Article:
Play Live Radio
Next Up:
0:00 0:00
Available On Air Stations

Missouri Safe and Sober Now A Yearlong Effort

Mercy is the operational base for Missouri Safe and Sober. Credit-Shane Franklin
Mercy is the operational base for Missouri Safe and Sober. Credit-Shane Franklin

One local program has been helping teens avoid tragedy during what should be one of the most memorable times in their life. That organization has now received special recognition from the state, and will be expanding statewide. KSMU’s Shane Franklin spoke with the director, and has this story.


Safe and Sober started nine years ago as a way to keep local high school students safe from prom night to graduation, which statistically is the most dangerous time of year for high school students, according to Kurt Larson, the local attorney who started the program.

Thursday morning, at Mercy Hospital Springfield, the operational home for Safe and Sober, Larson announced that the Missouri Department of Transportation is awarding Safe and Sober a $130,000 grant to spread the program to any high school or middle school in Missouri that’s looking to change the culture of drinking within their community.

“It is the most humbling feeling in the world to see this program, my baby, go from the five Springfield high schools to statewide and potentially 175 high schools and middle schools throughout our state,” says Larson.

Larson says that the program will no longer be just to keep prom ready high school students from being involved in accidents after prom and graduation, but to also spread the message to younger students, all year round.

He says that the average person in Missouri now tastes their first drop of alcohol at age 12. That’s the sixth grade for most students.

With this being the case, Larson hopes that the Safe and Sober program can change the culture of drinking among teenagers by allowing high school students, who have pledged to wait to drink until they’re 21, to mentor middle school students. He hopes the program will show younger students that it’s okay to resist your peers when they offer you a drink.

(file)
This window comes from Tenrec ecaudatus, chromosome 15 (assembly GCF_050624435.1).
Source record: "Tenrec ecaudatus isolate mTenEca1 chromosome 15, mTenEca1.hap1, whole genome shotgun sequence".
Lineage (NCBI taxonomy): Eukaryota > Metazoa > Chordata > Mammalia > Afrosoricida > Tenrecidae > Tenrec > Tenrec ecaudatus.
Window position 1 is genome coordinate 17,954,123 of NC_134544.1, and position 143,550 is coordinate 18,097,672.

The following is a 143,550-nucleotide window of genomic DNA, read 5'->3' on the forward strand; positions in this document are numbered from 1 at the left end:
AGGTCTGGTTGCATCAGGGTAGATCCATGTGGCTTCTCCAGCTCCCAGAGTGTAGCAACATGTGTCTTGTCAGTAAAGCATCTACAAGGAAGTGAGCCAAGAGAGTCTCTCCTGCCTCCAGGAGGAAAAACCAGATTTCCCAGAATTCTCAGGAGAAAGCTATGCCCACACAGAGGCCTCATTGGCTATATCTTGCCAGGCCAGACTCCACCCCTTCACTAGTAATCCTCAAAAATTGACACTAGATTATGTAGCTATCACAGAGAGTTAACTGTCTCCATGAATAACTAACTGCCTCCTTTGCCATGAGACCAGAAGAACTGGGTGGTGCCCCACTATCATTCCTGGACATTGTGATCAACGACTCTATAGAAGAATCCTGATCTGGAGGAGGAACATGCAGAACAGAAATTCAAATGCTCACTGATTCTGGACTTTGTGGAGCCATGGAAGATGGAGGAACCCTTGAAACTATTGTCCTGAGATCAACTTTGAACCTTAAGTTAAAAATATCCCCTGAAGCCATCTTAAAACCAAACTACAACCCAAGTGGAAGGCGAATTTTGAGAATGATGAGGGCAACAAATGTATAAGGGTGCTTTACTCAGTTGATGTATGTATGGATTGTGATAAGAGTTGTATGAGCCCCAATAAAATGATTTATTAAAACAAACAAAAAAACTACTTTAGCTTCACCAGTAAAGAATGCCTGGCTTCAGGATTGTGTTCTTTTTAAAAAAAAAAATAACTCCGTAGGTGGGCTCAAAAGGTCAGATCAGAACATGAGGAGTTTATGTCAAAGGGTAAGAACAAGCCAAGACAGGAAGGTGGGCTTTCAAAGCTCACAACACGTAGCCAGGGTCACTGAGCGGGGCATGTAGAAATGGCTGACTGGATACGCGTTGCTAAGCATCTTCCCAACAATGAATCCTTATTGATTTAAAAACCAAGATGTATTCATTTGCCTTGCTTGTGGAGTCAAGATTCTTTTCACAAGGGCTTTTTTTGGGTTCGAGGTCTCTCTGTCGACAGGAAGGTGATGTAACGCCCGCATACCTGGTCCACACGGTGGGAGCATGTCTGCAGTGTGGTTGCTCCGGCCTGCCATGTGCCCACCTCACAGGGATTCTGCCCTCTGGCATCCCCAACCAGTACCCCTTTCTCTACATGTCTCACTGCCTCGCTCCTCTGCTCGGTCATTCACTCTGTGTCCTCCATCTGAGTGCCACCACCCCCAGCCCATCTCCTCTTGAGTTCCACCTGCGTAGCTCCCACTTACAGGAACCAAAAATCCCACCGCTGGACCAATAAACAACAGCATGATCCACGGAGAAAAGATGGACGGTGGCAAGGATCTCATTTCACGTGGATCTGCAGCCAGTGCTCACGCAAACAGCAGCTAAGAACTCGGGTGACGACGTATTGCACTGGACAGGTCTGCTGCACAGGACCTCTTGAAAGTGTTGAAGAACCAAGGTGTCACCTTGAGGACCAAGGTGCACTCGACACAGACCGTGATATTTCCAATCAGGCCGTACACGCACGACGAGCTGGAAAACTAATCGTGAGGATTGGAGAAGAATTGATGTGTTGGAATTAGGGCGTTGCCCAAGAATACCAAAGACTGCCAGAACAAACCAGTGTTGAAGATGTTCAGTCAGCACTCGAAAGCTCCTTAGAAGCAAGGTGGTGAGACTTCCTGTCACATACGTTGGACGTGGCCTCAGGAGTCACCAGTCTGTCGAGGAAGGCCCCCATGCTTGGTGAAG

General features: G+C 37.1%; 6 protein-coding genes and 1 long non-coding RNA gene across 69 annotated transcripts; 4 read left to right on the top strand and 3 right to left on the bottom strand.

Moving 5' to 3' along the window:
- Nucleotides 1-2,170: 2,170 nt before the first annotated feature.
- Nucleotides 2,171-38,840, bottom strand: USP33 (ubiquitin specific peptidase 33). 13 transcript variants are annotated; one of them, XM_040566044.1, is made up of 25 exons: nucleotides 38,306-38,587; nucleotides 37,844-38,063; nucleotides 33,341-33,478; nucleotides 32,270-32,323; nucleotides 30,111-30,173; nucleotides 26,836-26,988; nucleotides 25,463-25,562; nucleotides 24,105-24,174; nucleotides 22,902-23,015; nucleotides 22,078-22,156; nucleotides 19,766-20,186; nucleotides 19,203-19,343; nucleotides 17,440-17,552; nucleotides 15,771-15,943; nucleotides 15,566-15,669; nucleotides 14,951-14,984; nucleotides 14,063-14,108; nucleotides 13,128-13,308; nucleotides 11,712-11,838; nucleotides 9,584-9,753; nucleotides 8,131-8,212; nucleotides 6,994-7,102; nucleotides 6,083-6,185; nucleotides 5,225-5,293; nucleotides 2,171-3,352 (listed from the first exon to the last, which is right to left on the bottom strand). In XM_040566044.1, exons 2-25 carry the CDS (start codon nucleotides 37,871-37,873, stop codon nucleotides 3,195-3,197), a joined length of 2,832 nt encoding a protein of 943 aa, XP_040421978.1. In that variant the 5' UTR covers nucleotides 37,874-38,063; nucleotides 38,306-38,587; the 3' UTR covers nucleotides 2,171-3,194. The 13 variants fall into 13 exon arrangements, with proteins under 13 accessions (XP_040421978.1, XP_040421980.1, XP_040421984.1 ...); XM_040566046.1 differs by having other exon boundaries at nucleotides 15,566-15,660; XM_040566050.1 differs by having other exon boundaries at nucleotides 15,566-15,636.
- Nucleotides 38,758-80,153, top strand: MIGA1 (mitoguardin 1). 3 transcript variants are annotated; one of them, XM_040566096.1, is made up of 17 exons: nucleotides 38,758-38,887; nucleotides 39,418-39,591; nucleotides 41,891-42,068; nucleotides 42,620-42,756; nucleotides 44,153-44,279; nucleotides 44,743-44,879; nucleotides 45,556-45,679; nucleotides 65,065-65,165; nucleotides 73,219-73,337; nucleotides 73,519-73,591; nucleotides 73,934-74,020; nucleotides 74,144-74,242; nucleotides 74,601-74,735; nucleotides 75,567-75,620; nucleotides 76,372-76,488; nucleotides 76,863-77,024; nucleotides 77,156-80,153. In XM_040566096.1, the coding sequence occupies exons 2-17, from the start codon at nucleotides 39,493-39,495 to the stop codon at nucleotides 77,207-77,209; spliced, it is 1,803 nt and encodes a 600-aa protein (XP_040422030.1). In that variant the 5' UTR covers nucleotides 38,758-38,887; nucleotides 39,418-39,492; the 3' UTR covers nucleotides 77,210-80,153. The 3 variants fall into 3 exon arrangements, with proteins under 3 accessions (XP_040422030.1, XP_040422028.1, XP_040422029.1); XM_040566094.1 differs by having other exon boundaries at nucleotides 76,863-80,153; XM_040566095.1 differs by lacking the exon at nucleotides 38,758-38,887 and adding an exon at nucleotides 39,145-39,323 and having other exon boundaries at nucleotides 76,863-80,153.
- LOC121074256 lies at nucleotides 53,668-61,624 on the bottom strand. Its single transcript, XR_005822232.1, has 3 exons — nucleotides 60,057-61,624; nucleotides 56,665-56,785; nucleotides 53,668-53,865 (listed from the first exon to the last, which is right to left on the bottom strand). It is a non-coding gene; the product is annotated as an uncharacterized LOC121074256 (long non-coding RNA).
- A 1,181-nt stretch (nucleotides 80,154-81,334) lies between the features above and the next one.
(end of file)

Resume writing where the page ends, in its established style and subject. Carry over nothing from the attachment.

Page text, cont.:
Larson goes on to explain that this mentoring is absolutely crucial to a community, because a teen who is already drinking by the seventh grade is four times more likely to develop substance abuse problems than a teen who waits to drink until they’re 21.

Larson says the program has been incredibly effective over the last nine years. It has now reached nearly 50,000 students, and was implemented in 35 schools last year. He attributes a portion of the success to the way in which the program approaches the students.

“I’m a trial attorney who represents the victims of accidents, so I’m able to bring to them real live people in the Ozarks who have lost their lives or have become catastrophically injured by bad decision making and the use of alcohol. I think that resonates with our kids, and we don’t talk down to them. We treat them as adults, and ask them to sign a contract, maybe for the first time in their lives,” says Larson.

Safe and Sober targets adults too, though. The program provides videos for parents to watch, explaining the dangers of letting your children drink, and reminding them that they need to speak with their teens about drug and alcohol use.

“On this issue, we ask that they be parents. On other issues, as kids grow up you become their friends, but this is not the one to back down on. There are a lot of parents who tell me that ‘I don’t need you to tell me what to do,’ but I’ve also had legions of parents come up to me after an assembly when I have presented the scientific evidence, and say ‘Wow, now I get it. I understand why we shouldn’t be giving alcohol to our kids,’” says Larson.

Mark Peck is the Injury Prevention Outreach Coordinator for Mercy. Peck says Mercy is passionate about caring for the community. Everyday, he says, they see terrible injures and death, caused by alcohol, in their trauma center. These deaths can be prevented, and that is the goal of Mercy and the newly expanded Missouri Safe and Sober.

For KSMU News, I’m Shane Franklin.